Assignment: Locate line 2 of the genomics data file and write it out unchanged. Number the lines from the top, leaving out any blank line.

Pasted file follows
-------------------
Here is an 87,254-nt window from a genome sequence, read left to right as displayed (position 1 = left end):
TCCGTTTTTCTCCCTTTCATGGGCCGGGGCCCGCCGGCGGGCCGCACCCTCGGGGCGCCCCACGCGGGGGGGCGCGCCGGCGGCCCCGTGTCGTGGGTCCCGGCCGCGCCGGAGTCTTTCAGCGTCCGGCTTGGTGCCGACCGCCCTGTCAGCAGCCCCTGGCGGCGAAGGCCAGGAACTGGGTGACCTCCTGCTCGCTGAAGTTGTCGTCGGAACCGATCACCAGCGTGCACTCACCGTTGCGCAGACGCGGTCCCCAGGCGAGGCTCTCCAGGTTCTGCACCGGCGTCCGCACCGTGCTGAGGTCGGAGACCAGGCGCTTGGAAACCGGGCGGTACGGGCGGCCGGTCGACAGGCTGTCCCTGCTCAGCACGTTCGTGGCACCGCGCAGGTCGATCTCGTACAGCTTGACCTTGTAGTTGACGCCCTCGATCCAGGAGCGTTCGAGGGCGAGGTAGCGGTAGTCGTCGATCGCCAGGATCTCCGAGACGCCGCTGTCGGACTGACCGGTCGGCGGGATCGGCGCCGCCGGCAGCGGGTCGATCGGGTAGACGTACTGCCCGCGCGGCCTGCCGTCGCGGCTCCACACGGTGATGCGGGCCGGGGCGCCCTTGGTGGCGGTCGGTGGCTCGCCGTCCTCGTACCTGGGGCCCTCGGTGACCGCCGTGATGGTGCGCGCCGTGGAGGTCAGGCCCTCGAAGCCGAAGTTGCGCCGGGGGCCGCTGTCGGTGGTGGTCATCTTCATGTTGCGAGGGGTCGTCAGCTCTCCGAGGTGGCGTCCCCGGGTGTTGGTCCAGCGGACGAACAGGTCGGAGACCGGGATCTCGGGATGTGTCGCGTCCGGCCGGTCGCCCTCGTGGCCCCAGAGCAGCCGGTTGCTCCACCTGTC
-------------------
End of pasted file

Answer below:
TCCGTTTTTCTCCCTTTCATGGGCCGGGGCCCGCCGGCGGGCCGCACCCTCGGGGCGCCCCACGCGGGGGGGCGCGCCGGCGGCCCCGTGTCGTGGGTCCCGGCCGCGCCGGAGTCTTTCAGCGTCCGGCTTGGTGCCGACCGCCCTGTCAGCAGCCCCTGGCGGCGAAGGCCAGGAACTGGGTGACCTCCTGCTCGCTGAAGTTGTCGTCGGAACCGATCACCAGCGTGCACTCACCGTTGCGCAGACGCGGTCCCCAGGCGAGGCTCTCCAGGTTCTGCACCGGCGTCCGCACCGTGCTGAGGTCGGAGACCAGGCGCTTGGAAACCGGGCGGTACGGGCGGCCGGTCGACAGGCTGTCCCTGCTCAGCACGTTCGTGGCACCGCGCAGGTCGATCTCGTACAGCTTGACCTTGTAGTTGACGCCCTCGATCCAGGAGCGTTCGAGGGCGAGGTAGCGGTAGTCGTCGATCGCCAGGATCTCCGAGACGCCGCTGTCGGACTGACCGGTCGGCGGGATCGGCGCCGCCGGCAGCGGGTCGATCGGGTAGACGTACTGCCCGCGCGGCCTGCCGTCGCGGCTCCACACGGTGATGCGGGCCGGGGCGCCCTTGGTGGCGGTCGGTGGCTCGCCGTCCTCGTACCTGGGGCCCTCGGTGACCGCCGTGATGGTGCGCGCCGTGGAGGTCAGGCCCTCGAAGCCGAAGTTGCGCCGGGGGCCGCTGTCGGTGGTGGTCATCTTCATGTTGCGAGGGGTCGTCAGCTCTCCGAGGTGGCGTCCCCGGGTGTTGGTCCAGCGGACGAACAGGTCGGAGACCGGGATCTCGGGATGTGTCGCGTCCGGCCGGTCGCCCTCGTGGCCCCAGAGCAGCCGGTTGCTCCACCTGTC